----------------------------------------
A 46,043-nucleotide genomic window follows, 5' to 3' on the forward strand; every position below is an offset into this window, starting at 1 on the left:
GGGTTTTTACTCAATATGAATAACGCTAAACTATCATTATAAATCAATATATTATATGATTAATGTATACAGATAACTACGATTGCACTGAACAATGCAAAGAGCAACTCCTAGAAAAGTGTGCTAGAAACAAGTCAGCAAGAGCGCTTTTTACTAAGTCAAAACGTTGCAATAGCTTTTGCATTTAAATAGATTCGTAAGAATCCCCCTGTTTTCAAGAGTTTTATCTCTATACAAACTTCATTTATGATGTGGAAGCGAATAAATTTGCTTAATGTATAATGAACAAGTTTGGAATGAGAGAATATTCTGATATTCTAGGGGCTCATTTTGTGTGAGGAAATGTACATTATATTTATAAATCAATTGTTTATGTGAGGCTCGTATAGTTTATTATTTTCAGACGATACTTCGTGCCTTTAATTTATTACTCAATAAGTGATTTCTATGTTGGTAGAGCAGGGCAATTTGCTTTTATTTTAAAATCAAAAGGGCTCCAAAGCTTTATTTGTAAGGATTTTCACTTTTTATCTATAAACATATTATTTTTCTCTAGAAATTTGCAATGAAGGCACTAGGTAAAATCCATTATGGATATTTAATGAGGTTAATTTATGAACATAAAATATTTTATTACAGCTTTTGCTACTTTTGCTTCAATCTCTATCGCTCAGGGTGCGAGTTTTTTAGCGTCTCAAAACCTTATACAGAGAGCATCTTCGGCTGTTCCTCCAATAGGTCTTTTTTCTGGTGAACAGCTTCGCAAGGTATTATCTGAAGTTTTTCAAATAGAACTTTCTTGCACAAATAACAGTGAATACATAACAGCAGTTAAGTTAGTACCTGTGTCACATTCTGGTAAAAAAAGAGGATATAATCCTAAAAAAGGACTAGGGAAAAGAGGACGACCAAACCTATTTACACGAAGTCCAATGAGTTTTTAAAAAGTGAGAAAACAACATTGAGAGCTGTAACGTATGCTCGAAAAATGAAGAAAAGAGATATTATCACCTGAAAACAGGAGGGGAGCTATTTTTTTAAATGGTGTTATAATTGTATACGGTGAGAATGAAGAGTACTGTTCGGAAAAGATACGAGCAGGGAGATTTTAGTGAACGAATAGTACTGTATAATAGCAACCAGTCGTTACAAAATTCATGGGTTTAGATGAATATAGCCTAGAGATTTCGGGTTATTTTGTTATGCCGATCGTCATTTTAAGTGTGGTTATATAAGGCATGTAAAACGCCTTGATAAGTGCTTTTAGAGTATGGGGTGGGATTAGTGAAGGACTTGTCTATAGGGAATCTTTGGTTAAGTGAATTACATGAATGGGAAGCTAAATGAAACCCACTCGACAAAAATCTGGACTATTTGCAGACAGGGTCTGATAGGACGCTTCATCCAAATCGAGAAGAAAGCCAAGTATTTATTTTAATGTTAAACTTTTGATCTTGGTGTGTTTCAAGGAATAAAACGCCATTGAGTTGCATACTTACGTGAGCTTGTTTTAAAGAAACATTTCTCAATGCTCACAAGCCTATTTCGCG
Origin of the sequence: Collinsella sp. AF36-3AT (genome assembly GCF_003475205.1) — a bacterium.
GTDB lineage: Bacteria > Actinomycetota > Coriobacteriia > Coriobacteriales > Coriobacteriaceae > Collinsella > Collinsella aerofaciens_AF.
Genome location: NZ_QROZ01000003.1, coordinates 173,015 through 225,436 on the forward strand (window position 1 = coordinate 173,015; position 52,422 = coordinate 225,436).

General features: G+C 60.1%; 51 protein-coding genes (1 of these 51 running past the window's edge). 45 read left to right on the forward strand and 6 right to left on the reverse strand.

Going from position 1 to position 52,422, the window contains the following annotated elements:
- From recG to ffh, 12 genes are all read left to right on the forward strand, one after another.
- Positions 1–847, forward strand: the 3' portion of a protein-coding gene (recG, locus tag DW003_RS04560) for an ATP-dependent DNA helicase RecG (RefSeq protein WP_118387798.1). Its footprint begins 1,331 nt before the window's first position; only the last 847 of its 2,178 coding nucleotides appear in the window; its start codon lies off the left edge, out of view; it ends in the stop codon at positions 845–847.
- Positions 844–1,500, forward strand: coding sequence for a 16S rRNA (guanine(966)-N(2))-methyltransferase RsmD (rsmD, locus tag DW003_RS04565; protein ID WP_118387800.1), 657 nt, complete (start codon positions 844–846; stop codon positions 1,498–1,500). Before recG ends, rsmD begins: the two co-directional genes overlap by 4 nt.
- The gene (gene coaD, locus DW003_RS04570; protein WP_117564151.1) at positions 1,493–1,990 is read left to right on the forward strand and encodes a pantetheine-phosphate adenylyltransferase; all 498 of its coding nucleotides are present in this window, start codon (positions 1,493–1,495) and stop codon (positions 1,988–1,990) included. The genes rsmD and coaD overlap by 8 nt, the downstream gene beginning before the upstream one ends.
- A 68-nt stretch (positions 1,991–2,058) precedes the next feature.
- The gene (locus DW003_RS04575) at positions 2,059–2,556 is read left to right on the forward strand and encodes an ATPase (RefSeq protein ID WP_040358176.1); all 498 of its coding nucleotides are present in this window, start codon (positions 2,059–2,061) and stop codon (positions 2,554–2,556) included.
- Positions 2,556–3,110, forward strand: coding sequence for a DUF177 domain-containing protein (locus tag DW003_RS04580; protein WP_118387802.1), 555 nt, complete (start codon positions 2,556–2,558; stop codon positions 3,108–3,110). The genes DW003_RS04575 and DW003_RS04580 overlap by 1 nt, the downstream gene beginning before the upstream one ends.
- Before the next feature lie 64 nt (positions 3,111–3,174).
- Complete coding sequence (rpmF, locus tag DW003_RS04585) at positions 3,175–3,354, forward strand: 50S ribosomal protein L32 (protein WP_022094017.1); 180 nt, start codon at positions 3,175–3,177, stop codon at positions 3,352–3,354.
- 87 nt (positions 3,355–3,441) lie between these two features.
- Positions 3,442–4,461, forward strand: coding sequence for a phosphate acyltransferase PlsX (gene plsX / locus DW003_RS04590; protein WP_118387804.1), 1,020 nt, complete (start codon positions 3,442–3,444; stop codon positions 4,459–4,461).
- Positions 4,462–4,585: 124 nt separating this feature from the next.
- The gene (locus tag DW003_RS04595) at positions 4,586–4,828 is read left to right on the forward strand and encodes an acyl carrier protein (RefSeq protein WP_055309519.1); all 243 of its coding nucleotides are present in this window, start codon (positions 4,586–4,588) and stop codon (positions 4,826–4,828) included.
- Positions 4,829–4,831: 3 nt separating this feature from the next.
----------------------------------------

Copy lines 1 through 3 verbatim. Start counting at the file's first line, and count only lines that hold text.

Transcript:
A 46,043-nucleotide genomic window follows, 5' to 3' on the forward strand; every position below is an offset into this window, starting at 1 on the left:
GGGTTTTTACTCAATATGAATAACGCTAAACTATCATTATAAATCAATATATTATATGATTAATGTATACAGATAACTACGATTGCACTGAACAATGCAAAGAGCAACTCCTAGAAAAGTGTGCTAGAAACAAGTCAGCAAGAGCGCTTTTTACTAAGTCAAAACGTTGCAATAGCTTTTGCATTTAAATAGATTCGTAAGAATCCCCCTGTTTTCAAGAGTTTTATCTCTATACAAACTTCATTTATGATGTGGAAGCGAATAAATTTGCTTAATGTATAATGAACAAGTTTGGAATGAGAGAATATTCTGATATTCTAGGGGCTCATTTTGTGTGAGGAAATGTACATTATATTTATAAATCAATTGTTTATGTGAGGCTCGTATAGTTTATTATTTTCAGACGATACTTCGTGCCTTTAATTTATTACTCAATAAGTGATTTCTATGTTGGTAGAGCAGGGCAATTTGCTTTTATTTTAAAATCAAAAGGGCTCCAAAGCTTTATTTGTAAGGATTTTCACTTTTTATCTATAAACATATTATTTTTCTCTAGAAATTTGCAATGAAGGCACTAGGTAAAATCCATTATGGATATTTAATGAGGTTAATTTATGAACATAAAATATTTTATTACAGCTTTTGCTACTTTTGCTTCAATCTCTATCGCTCAGGGTGCGAGTTTTTTAGCGTCTCAAAACCTTATACAGAGAGCATCTTCGGCTGTTCCTCCAATAGGTCTTTTTTCTGGTGAACAGCTTCGCAAGGTATTATCTGAAGTTTTTCAAATAGAACTTTCTTGCACAAATAACAGTGAATACATAACAGCAGTTAAGTTAGTACCTGTGTCACATTCTGGTAAAAAAAGAGGATATAATCCTAAAAAAGGACTAGGGAAAAGAGGACGACCAAACCTATTTACACGAAGTCCAATGAGTTTTTAAAAAGTGAGAAAACAACATTGAGAGCTGTAACGTATGCTCGAAAAATGAAGAAAAGAGATATTATCACCTGAAAACAGGAGGGGAGCTATTTTTTTAAATGGTGTTATAATTGTATACGGTGAGAATGAAGAGTACTGTTCGGAAAAGATACGAGCAGGGAGATTTTAGTGAACGAATAGTACTGTATAATAGCAACCAGTCGTTACAAAATTCATGGGTTTAGATGAATATAGCCTAGAGATTTCGGGTTATTTTGTTATGCCGATCGTCATTTTAAGTGTGGTTATATAAGGCATGTAAAACGCCTTGATAAGTGCTTTTAGAGTATGGGGTGGGATTAGTGAAGGACTTGTCTATAGGGAATCTTTGGTTAAGTGAATTACATGAATGGGAAGCTAAATGAAACCCACTCGACAAAAATCTGGACTATTTGCAGACAGGGTCTGATAGGACGCTTCATCCAAATCGAGAAGAAAGCCAAGTATTTATTTTAATGTTAAACTTTTGATCTTGGTGTGTTTCAAGGAATAAAACGCCATTGAGTTGCATACTTACGTGAGCTTGTTTTAAAGAAACATTTCTCAATGCTCACAAGCCTATTTCGCG
Origin of the sequence: Collinsella sp. AF36-3AT (genome assembly GCF_003475205.1) — a bacterium.